Linda Port savors the role she played in helping her team last month win an international golf tournament at the vaunted TPC Sawgrass course in Ponte Vedra Beach, Fla.
The 74-year-old Rancho Santa Fe woman hit big shots and putts contributing to the victory despite being unable able to see her club and ball nor the hole directly in front of her.
Port was competing at the 2022 Vision Cup in mid-October as a member of a. 14-person North American team against an international squad from outside this continent, an event in which the players are certifiably blind.
The tournament is staged in a format that resembles the Ryder Cup, in which the United States’ best golfers square off against Europe’s elite players.
“This my fourth Vision Cup,” Port said. “It’s a biennial tournament like the Ryder Cup — once every two years. We’d never won the cup, so this was huge — really, really exciting. …
“Most of all, I was thrilled for our team. It’s a team sport all the way. It’s the team experience and the thrill of the whole team being so very happy. …
“That was so much fun and TPC Sawgrass was unbelievable. It was the best.”
In blind golf each player has a guide, who in contrast to a caddy, functions as the golfer’s eyes. The guide helps with shot alignment, strategy, club selection, trouble avoidance and other aspects, explained her husband, Fred Port, who serves as his wife’s guide.
Yet, he said, a skill in which Linda and other blind golfers excel is being able to read a green with their feet, an ability a golfer with eyesight does not usually cultivate.
“I tried,” he said. “My feet don’t read.”
Linda was an avid golfer until her vision deteriorated to the point when she had to give it up.
“I had normal, very good eyesight my whole life until I was in my mid-30s. … I went to an eye doctor and they diagnosed it as a genetic condition that my sister also has.”
Both their parents were blind, she said. After her parents married, they were reluctant to have a family because they were worried their children would inherit the condition, Port said.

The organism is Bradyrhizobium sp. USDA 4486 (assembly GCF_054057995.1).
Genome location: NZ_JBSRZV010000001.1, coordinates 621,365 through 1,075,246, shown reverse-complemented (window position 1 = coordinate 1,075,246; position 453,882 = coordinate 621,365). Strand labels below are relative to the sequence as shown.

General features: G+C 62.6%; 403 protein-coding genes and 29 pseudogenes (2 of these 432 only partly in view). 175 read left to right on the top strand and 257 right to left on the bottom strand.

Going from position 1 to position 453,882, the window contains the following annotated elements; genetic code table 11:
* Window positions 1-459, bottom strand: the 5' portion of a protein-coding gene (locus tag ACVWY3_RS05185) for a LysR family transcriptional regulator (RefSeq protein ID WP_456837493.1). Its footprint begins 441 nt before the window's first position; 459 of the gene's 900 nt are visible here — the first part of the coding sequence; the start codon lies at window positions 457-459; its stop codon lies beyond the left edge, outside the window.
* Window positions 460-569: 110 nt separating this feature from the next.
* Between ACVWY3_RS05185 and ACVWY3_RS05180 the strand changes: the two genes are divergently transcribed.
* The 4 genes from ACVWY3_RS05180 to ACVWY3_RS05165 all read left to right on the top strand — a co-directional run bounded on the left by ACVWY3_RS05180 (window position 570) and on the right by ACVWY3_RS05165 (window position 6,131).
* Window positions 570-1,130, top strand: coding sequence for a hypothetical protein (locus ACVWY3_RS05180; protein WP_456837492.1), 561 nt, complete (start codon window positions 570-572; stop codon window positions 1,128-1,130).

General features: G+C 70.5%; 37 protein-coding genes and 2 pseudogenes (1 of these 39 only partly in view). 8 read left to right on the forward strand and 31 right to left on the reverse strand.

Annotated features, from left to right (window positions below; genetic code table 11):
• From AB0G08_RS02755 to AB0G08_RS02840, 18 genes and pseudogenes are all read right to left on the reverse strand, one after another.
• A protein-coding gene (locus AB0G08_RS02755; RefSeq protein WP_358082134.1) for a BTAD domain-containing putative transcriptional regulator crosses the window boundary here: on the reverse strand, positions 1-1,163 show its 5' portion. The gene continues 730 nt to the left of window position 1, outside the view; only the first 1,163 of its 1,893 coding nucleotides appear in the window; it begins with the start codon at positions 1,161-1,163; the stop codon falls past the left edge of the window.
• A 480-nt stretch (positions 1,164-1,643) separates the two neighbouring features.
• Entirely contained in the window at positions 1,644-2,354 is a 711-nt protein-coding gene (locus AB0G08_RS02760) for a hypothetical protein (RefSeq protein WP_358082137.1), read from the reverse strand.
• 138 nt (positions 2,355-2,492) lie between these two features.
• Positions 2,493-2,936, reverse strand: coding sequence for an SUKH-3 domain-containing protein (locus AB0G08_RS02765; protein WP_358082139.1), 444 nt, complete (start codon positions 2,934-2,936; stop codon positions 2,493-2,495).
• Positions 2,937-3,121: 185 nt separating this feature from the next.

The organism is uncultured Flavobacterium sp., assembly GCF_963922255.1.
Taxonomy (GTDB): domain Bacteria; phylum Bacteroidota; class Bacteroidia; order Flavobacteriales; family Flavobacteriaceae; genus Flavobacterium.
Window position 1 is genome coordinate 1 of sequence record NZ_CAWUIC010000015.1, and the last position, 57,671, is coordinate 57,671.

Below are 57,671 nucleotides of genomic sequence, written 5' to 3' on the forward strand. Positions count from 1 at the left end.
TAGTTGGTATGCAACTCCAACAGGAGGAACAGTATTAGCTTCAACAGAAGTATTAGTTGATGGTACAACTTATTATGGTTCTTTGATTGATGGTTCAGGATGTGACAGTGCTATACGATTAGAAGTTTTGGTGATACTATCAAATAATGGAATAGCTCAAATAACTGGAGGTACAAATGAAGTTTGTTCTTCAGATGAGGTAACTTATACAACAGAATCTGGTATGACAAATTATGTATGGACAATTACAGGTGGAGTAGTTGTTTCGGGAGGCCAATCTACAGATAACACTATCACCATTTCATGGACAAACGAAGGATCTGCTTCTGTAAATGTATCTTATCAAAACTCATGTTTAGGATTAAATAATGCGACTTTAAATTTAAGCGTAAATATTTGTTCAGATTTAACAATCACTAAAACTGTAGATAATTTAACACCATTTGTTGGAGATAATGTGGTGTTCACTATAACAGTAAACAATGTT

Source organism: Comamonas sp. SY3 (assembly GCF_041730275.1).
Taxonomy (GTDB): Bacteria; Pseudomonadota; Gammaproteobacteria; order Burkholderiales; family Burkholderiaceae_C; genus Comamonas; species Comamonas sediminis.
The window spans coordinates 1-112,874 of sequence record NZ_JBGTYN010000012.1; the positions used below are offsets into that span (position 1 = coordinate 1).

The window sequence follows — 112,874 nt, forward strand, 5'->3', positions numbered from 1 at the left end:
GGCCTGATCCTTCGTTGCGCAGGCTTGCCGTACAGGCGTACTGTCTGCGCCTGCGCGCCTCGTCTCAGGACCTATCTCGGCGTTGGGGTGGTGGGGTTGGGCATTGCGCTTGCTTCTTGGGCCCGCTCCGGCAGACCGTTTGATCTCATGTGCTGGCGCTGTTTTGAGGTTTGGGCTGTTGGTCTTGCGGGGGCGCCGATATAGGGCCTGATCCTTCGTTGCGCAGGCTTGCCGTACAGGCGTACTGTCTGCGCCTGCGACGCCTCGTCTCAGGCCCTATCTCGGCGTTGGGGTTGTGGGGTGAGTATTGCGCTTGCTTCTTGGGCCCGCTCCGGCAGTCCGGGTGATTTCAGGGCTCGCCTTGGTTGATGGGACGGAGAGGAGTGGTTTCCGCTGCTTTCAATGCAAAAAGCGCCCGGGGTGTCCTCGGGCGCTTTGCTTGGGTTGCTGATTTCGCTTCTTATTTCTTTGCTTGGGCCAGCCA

“But they were given the OK by the doctors …,” Port said. “(The parents) said OK, we now know it’s not genetic. And then, two out of three of their kids ended up having it. …
“It was a hard thing when I had to tell them I had this diagnosis because it would be very shocking to them. But they were like, well, that mistake allowed me to be born.”
When Port was diagnosed, her physicians told her the condition was progressive. Over the years, they said, her sight would wane and she would lose her central vision as she got older though she might still have some blurred peripheral vision.
“That’s exactly what happened,” she said. “I’d say by 2013, my central vision was gone and it was very obvious to me. And then I started to think, wait a minute I don’t want to be blind. I didn’t want to tell anybody.”
In the preceding years, Port said, she coped with the gradual vision loss as best she could.
“You get better at being blind,” she said. “It’s a brain development issue. … A year would go by and I’d go, ‘Oh, just as I was getting good at that, now it’s worse.’”
Her fading vision began to be an issue on the golf course.
“It was embarrassing to play with people when you can’t find your own ball, but you have to tell them it’s because I’m different because I’m sort of blind. … You don’t want to slow people down. You just want to avoid the subject.”
Back on the fairway
She quit playing golf in the early 2000s and stayed off the course for about 10 years until she heard about blind golf. She joined the U.S. Blind Golf Association in 2014.
“It took me two years to decide to do it, because if you’re going to be playing in blind golf tournaments, you have to process that there’s something wrong with you. That’s a hard ego thing to get over.
“You have to confront your disability, and so far I had been hiding it pretty well. And I still hide it pretty well. I try to fake it.”
As demonstrated by her will to conquer her condition on the golf course, Port, with the support of her husband, has a penchant in the game of life for turning a bad lie into a birdie.
She and Fred want to share that gift through an organization they are developing called Blind Confidence for Kids. The goal is to bring golf instruction and play to schools for the blind around the country.
“The wonderful thing about golf for these kids is that it just opens the door,” Fred Port said. “It opens the door to opportunity and gives them a whole ‘nother aspect of their life, which for most blind children, is never available to them. It’s not that they can’t do it. It’s simply because the opportunity isn’t made available.
“So if the Blind Confidence for Kids program can be part of the catalyst to bringing this to normalcy where it becomes accepted that blind kids can play golf and they can make it part of their life, and they can grow with it being part of their life — that’s pretty exciting stuff.”
Those interested in learning about or getting involved with Blind Confidence for Kids can email [email protected]
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